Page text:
Ali Zafar, president of the Supreme Court Bar Association of Pakistan, told reporters in the eastern city of Lahore, "We (lawyers) have been targeted because we always raise our voice for people's rights and for democracy ... Lawyers will not just protest this attack but also prepare a long-term plan of action."

Zafar condemned the blast as "an attack on justice." He said lawyers will observe three days of mourning and will not appear in court in solidarity with their colleagues and others killed in the attack.

Horrifying scene

One of those who survived the bombing described a horrifying scene, saying there were "bodies everywhere" after the blast. Waliur Rehman said he was taking his ailing father to the emergency ward when the explosion shook the building.

The blast was so powerful that they both fell down, he said.

When he looked up, Rehman said he saw bodies of the dead and the wounding crying out for help. He was about 200 metres away from where the bombing struck, he added.

People carry an injured lawyer following a bomb blast in Quetta, Pakistan, on Monday. A powerful bomb went off on the grounds of a government-run hospital Monday, killing dozens of people, police said. (Arshad Butt/Associated Press)

Another witness, lawyer Abdul Latif, said he arrived at the hospital to express his grief over Kasi's killing. But he said he didn't know he would "see the bodies of dozens of other lawyers" killed and wounded shortly after arriving.

Sanaullah Zehri, chief minister in Baluchistan province, said both the bombing and Kasi's slaying seemed to be part of a plot to disrupt peace in the provincial capital.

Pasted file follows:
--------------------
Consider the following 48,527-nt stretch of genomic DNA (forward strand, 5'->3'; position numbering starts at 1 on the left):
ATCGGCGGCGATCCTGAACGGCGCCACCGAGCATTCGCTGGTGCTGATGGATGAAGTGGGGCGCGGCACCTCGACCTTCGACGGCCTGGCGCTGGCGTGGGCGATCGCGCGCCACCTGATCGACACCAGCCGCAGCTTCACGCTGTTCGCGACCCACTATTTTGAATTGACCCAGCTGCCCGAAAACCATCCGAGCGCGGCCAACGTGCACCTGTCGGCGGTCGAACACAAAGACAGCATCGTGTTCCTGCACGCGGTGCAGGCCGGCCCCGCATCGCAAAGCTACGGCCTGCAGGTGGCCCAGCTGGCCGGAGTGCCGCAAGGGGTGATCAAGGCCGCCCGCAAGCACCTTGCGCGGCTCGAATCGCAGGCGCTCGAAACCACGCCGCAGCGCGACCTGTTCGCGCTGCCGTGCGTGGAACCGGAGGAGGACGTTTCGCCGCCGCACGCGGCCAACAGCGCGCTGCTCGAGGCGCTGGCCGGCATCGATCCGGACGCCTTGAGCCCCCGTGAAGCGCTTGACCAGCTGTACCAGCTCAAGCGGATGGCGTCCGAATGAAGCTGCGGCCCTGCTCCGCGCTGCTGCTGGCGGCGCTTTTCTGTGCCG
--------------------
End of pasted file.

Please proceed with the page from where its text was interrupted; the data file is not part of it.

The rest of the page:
Sarfraz Bugti, the provincial interior minister, denounced the attack as an "act of terrorism." A Pakistani news channel reported that one of its cameramen was also killed in the blast.

A paramedic accompanies injured lawyers following Monday's bombing. Many lawyers are reported to be among the casualties of the deadly blast. (Arshad Butt/Associated Press)

Running in panic

Local TV stations broadcast footage showing people running in panic around the hospital grounds. Afridi said most of the dead were lawyers who had gathered after Kasi's body was brought to the hospital.

Prime Minister Nawaz Sharif strongly condemned the blast and expressed his "deep grief and anguish over the loss of precious human lives" in the attack.

"No one will be allowed to disturb the peace in the province that has been restored thanks to the countless sacrifices by the security forces, police and the people of Baluchistan," he said in a statement. Sharif asked the local authorities to maintain utmost vigilance and beef up security in Quetta.

He also instructed health officials to provide the best treatment possible to those wounded in the attack.

Gen. Raheel Sharif, the powerful army chief of Pakistan, visited the Quetta Civil Hospital, and met with those wounded in the attack.

Monday's attack was the deadliest in Pakistan since an Easter Day bombing ripped through a Lahore park, killing at least 72 people. Jamaat-ur-Ahrar also claimed responsibility for the bombing

Pakistani civil society activists light candles Peshawar, Pakistan, to pay tribute to the victims of the bombing in Quetta. (Mohammad Sajjad/Associated Press)

With files from Reuters and CBC News